Value Added Tax
ECLI: EU: C: 2017: 515
Opinion Advocate General Wahl CJEU joined cases C-374/16, C-375/16
Common system of value added tax – Directive 2006/112/EC – Article 178(a) – Right of deduction – Conditions of exercise– Article 226(5) – Details required on invoices – Address of the taxable person – Good faith meeting the requirements for deduction of input tax – Evasion of the law or abuse of rights – National procedures – Principle of effectiveness
RGEX GmbH is a limited liability company trading in motor vehicles. The company has been in liquidation since 2015. In the 2008 VAT return RGEX declared tax-exempt Intra-Union supplies of motor vehicles to buyers in other EU Member States, as well as a tax deduction of approximately € 2 million relating to motor vehicles obtained from EXTEL GmbH.
The competent Finanzamt (Tax Office, Germany) however did not agree with the return. The Intra-Union supplies of motor vehicles to Spain which had been declared as tax-exempt were found taxable, on the ground that the motor vehicles in question had not been delivered in Spain, but had been sold in Germany instead. According to the tax authorities, the corresponding input VAT charged on the invoices issued by EXTEL was not deductible, because EXTEL was a ‘ghost company’, which did not have any establishment at the address mentioned on the invoice.
Mr Igor Butin runs a car dealership in Germany. He claimed VAT deduction based on invoices for a number of vehicles he bought from company Z. The vehicles were purchased for the purpose of resale. Since the supplier Z operates exclusively through the internet, the vehicles were delivered to Mr Butin either in the street where Z has its corporate seat, or at public locations, such as railway station forecourts.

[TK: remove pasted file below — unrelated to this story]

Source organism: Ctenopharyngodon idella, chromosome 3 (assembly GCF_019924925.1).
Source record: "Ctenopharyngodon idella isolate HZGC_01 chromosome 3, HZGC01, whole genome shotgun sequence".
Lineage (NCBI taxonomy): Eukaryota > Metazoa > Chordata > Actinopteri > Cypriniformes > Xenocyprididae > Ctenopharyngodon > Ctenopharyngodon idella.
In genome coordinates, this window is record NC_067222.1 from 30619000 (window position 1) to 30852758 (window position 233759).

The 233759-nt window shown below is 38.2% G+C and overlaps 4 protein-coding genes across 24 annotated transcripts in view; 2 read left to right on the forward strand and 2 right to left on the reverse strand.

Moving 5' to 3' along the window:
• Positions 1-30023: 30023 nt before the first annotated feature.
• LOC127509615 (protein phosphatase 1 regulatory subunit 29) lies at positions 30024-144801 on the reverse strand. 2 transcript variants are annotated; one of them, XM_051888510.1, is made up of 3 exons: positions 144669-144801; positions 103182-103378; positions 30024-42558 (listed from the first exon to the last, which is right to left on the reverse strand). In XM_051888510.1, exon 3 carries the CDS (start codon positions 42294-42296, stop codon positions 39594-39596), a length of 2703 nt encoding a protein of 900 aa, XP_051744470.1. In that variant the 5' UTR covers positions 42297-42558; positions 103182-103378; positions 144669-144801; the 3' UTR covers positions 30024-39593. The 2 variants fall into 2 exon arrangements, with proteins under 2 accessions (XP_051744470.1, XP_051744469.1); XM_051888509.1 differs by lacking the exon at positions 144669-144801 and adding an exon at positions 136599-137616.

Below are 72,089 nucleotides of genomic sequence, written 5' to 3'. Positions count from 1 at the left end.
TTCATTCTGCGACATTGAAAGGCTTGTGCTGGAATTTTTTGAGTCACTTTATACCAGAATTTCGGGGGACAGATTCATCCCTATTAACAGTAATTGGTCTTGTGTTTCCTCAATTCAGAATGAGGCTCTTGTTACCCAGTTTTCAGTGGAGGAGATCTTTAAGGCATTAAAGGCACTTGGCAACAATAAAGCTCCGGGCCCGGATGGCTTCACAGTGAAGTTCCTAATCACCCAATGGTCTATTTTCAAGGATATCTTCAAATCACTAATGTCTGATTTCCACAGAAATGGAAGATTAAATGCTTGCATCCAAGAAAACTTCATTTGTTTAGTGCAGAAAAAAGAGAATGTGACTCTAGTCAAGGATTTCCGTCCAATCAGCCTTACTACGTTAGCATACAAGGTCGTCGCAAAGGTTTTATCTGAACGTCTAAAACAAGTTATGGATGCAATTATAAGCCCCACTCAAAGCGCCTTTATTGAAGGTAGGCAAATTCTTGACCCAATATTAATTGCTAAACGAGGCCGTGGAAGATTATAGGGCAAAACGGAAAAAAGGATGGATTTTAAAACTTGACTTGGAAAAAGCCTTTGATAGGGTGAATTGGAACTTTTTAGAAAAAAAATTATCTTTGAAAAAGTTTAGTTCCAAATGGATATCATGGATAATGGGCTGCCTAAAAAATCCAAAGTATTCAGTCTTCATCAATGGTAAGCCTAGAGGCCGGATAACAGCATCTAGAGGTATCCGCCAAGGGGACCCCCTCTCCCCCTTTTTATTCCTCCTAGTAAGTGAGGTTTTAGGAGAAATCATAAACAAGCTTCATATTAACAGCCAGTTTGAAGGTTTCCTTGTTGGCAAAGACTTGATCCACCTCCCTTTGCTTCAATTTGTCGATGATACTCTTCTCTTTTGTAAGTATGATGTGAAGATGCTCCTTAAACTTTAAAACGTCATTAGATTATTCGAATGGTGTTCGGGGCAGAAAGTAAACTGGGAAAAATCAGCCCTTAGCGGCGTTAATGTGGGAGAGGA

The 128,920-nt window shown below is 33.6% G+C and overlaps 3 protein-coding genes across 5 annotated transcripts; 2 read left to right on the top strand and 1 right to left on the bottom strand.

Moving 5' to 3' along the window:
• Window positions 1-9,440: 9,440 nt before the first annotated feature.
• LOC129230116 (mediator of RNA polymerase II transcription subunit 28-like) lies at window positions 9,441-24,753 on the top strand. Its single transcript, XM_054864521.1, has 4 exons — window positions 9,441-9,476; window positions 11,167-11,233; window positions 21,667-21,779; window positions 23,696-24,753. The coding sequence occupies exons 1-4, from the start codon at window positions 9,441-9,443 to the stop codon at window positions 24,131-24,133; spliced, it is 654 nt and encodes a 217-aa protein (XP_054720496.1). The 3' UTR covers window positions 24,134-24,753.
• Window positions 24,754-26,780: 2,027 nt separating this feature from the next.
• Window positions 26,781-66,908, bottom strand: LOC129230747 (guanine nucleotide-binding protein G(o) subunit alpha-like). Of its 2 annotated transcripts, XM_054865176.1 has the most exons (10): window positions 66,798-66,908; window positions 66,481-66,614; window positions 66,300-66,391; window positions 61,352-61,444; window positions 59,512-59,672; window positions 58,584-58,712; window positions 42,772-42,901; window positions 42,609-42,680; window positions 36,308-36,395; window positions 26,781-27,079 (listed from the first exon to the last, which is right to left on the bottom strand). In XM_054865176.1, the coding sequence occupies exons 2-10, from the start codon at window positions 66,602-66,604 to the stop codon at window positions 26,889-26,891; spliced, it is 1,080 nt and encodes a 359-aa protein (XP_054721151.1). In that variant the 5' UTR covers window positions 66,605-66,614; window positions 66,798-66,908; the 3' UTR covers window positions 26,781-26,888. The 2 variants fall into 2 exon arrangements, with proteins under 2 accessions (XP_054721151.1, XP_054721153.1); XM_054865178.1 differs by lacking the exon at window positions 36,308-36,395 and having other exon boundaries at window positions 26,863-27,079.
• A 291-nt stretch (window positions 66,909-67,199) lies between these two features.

The German tax authority is of the opinion that the VAT charged on the invoices from Z is not deductible because the supplier’s address stated on the invoices is incorrect. Nothing at the stated address would indicate the presence of an undertaking: the address in question was only a letterbox where Z only fetched his mail.
the Bundesfinanzhof (Federal Finance Court) as the referring court, decided to uphold the proceedings and to refer the following questions to the CJEU for a preliminary ruling:
- Does Article 226(5) of [the VAT Directive] require the taxable person to indicate an address at which he carries [out] his economic activities?
- If the answer to question 1 is in the negative,
- Is a letterbox address sufficient as an indication of address pursuant to Article 226(5) of the VAT Directive?
- Which address must a taxable person who operates a business undertaking (in the internet trade, for example) with no business premises indicate on an invoice?
A-G Wahl concludes that Article 226(5) of the VAT Directive precludes national legislation that subjects the right to deduction of value added tax to the indication on the invoice of the address where the issuer carries out its economic activity.
Furthermore, the Advocate General considers the German legislation, according to which, where the formal conditions of invoices are not fulfilled, deduction is granted only if the taxable person proves that he took every measure that could reasonably be required of him in order to satisfy himself that the content of the invoice was correct, in violation of the VAT Directive.